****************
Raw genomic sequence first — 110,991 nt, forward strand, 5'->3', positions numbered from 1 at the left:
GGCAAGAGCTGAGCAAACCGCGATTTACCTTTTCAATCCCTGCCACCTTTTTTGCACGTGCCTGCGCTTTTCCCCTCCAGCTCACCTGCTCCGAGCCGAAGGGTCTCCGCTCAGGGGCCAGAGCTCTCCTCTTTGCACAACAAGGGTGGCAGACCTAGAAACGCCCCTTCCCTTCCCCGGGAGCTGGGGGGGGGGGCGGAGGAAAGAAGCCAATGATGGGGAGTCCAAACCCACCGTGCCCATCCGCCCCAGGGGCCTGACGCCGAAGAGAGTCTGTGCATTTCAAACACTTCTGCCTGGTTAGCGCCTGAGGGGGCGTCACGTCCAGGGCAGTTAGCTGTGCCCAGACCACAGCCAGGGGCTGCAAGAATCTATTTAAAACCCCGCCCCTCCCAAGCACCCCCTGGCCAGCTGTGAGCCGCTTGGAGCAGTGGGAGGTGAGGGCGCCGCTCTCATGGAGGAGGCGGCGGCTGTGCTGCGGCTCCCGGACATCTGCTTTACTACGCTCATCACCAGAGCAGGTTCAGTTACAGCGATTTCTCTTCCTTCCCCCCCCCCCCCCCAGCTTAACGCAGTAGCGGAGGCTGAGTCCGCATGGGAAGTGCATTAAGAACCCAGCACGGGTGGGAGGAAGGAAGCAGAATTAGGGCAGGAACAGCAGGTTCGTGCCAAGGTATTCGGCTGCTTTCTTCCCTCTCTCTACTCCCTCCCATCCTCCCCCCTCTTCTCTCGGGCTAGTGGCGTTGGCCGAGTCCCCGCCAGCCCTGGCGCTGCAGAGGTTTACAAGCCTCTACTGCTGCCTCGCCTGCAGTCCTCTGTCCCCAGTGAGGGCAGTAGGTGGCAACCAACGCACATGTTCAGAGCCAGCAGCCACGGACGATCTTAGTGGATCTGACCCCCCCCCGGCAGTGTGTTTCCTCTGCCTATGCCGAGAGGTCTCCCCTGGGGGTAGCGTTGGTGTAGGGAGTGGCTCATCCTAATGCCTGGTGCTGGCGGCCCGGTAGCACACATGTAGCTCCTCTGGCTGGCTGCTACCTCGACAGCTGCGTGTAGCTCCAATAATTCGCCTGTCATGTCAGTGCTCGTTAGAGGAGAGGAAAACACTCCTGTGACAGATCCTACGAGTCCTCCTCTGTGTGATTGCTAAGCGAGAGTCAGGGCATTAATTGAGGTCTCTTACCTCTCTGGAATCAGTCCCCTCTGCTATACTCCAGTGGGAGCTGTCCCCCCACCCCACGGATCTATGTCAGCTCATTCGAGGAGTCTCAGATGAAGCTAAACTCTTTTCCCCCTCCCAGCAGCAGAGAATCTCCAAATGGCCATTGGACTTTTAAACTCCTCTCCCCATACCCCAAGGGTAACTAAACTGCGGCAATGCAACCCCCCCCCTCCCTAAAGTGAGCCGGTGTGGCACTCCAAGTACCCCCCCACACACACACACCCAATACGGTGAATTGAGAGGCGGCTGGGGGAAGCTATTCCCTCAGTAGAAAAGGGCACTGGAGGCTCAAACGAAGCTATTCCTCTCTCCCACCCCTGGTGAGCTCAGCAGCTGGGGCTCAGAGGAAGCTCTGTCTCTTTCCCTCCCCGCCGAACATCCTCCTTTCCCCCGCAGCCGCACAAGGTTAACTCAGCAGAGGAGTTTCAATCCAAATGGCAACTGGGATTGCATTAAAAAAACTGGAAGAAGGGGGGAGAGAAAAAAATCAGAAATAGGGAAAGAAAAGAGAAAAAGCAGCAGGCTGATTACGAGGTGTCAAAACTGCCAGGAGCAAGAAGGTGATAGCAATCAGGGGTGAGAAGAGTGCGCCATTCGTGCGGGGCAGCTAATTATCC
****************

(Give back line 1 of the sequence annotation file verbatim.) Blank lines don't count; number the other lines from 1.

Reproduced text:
Raw genomic sequence first — 110,991 nt, forward strand, 5'->3', positions numbered from 1 at the left: